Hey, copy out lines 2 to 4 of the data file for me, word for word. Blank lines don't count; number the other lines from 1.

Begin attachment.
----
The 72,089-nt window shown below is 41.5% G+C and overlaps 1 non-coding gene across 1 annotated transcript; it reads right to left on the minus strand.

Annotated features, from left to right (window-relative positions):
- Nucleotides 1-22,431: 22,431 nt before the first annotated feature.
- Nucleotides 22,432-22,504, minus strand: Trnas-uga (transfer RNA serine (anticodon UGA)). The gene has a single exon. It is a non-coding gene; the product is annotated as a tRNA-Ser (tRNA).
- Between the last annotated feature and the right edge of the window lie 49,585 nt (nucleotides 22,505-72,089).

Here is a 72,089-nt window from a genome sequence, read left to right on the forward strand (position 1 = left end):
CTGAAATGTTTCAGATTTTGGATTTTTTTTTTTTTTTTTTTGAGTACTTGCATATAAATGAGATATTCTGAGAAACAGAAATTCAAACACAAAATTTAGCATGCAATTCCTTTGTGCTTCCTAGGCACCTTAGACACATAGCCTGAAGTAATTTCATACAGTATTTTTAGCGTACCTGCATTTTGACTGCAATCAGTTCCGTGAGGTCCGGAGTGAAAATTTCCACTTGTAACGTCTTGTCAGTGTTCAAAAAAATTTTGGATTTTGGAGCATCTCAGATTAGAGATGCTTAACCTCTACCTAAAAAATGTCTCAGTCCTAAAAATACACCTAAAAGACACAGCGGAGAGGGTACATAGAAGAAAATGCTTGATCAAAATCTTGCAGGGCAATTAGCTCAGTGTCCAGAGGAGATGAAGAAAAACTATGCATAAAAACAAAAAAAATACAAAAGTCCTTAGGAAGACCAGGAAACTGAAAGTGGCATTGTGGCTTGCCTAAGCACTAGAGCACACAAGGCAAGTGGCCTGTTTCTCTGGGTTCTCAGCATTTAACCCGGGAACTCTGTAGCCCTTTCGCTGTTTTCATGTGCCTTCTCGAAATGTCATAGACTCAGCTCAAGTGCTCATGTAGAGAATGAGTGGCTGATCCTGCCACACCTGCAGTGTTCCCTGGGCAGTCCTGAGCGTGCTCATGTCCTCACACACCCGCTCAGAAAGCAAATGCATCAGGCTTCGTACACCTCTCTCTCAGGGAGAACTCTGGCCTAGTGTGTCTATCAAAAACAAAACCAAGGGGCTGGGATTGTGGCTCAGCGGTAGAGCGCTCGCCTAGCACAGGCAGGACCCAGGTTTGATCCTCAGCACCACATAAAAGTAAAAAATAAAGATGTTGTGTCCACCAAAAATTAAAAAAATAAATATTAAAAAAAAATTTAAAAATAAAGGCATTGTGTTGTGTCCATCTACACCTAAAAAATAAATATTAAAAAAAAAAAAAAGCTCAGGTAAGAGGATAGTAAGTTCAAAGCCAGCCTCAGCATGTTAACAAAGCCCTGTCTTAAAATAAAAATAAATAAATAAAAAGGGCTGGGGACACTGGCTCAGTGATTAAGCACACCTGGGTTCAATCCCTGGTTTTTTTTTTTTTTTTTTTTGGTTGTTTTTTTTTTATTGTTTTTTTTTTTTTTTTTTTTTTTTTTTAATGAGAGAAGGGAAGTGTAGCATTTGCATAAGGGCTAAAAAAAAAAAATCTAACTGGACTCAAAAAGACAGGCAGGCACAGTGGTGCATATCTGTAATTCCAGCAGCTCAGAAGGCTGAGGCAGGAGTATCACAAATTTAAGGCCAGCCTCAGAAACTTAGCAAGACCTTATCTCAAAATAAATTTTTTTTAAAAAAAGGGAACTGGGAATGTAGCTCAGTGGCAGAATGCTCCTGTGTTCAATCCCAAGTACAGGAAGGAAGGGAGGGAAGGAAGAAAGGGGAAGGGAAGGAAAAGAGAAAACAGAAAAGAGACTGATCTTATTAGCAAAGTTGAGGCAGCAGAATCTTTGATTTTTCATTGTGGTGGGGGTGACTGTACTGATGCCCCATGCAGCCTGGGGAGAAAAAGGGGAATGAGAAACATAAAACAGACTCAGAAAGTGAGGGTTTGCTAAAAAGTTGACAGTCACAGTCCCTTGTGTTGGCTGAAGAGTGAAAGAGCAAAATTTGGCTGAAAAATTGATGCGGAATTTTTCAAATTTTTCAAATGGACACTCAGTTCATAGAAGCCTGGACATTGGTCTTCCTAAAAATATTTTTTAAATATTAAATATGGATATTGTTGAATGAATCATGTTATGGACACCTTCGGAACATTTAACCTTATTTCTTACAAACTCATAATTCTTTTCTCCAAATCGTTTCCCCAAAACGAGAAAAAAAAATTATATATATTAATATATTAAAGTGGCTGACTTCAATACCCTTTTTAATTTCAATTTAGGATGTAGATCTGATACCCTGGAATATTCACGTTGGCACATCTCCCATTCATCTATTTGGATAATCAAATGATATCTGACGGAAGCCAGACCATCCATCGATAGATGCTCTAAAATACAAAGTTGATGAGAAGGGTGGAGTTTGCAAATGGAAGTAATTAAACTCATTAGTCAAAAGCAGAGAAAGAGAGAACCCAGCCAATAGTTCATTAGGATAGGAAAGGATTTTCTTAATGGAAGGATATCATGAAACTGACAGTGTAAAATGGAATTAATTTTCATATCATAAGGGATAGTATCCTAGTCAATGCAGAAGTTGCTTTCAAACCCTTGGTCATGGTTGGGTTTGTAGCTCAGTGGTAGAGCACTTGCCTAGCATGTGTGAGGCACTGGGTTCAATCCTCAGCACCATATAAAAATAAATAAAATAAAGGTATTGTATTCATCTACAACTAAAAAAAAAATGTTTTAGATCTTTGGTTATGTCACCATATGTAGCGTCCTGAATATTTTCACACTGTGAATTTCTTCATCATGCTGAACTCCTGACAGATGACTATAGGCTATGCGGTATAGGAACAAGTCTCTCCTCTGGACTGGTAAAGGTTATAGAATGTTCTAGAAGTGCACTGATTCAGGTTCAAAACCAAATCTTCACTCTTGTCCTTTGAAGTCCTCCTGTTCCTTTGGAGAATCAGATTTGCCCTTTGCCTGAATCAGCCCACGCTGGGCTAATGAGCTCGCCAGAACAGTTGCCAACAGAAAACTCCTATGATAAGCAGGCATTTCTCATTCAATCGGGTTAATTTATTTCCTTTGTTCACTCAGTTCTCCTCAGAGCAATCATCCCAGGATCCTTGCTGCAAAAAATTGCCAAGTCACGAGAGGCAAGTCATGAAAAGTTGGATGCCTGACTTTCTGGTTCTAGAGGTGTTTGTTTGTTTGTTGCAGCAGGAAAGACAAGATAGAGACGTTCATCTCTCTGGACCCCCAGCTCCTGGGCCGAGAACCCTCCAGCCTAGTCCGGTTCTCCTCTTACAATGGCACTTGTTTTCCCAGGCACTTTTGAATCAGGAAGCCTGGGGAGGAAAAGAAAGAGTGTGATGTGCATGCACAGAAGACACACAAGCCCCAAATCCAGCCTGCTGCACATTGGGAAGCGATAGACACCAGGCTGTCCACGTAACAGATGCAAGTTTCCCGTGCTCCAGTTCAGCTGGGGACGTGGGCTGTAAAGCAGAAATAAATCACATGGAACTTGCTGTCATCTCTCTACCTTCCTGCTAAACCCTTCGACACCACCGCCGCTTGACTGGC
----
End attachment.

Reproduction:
Annotated features, from left to right (window-relative positions):
- Nucleotides 1-22,431: 22,431 nt before the first annotated feature.
- Nucleotides 22,432-22,504, minus strand: Trnas-uga (transfer RNA serine (anticodon UGA)). The gene has a single exon. It is a non-coding gene; the product is annotated as a tRNA-Ser (tRNA).